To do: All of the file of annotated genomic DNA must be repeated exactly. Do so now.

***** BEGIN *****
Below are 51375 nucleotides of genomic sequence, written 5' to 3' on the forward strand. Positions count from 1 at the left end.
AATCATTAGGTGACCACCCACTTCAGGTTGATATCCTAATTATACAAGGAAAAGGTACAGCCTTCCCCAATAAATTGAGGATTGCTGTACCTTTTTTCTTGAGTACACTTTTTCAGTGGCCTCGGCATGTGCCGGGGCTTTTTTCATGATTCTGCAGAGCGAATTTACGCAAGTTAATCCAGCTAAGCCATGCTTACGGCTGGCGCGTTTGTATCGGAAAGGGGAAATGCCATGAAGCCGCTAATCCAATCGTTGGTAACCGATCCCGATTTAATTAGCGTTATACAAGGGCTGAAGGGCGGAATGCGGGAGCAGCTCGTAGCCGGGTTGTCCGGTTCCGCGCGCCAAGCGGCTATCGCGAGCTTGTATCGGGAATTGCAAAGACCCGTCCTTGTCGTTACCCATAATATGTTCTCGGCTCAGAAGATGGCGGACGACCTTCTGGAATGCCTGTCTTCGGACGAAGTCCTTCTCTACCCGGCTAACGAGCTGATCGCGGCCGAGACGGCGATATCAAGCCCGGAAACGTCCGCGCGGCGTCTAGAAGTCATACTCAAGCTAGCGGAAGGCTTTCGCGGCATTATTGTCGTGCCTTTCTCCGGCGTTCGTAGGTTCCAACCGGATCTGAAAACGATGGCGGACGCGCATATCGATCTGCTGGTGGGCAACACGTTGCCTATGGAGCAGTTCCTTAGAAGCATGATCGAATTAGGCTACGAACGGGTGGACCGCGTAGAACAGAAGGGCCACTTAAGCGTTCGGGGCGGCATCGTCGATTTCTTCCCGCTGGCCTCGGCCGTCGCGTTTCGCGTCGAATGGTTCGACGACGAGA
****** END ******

Below are 51375 nucleotides of genomic sequence, written 5' to 3' on the forward strand. Positions count from 1 at the left end.
AATCATTAGGTGACCACCCACTTCAGGTTGATATCCTAATTATACAAGGAAAAGGTACAGCCTTCCCCAATAAATTGAGGATTGCTGTACCTTTTTTCTTGAGTACACTTTTTCAGTGGCCTCGGCATGTGCCGGGGCTTTTTTCATGATTCTGCAGAGCGAATTTACGCAAGTTAATCCAGCTAAGCCATGCTTACGGCTGGCGCGTTTGTATCGGAAAGGGGAAATGCCATGAAGCCGCTAATCCAATCGTTGGTAACCGATCCCGATTTAATTAGCGTTATACAAGGGCTGAAGGGCGGAATGCGGGAGCAGCTCGTAGCCGGGTTGTCCGGTTCCGCGCGCCAAGCGGCTATCGCGAGCTTGTATCGGGAATTGCAAAGACCCGTCCTTGTCGTTACCCATAATATGTTCTCGGCTCAGAAGATGGCGGACGACCTTCTGGAATGCCTGTCTTCGGACGAAGTCCTTCTCTACCCGGCTAACGAGCTGATCGCGGCCGAGACGGCGATATCAAGCCCGGAAACGTCCGCGCGGCGTCTAGAAGTCATACTCAAGCTAGCGGAAGGCTTTCGCGGCATTATTGTCGTGCCTTTCTCCGGCGTTCGTAGGTTCCAACCGGATCTGAAAACGATGGCGGACGCGCATATCGATCTGCTGGTGGGCAACACGTTGCCTATGGAGCAGTTCCTTAGAAGCATGATCGAATTAGGCTACGAACGGGTGGACCGCGTAGAACAGAAGGGCCACTTAAGCGTTCGGGGCGGCATCGTCGATTTCTTCCCGCTGGCCTCGGCCGTCGCGTTTCGCGTCGAATGGTTCGACGACGAGA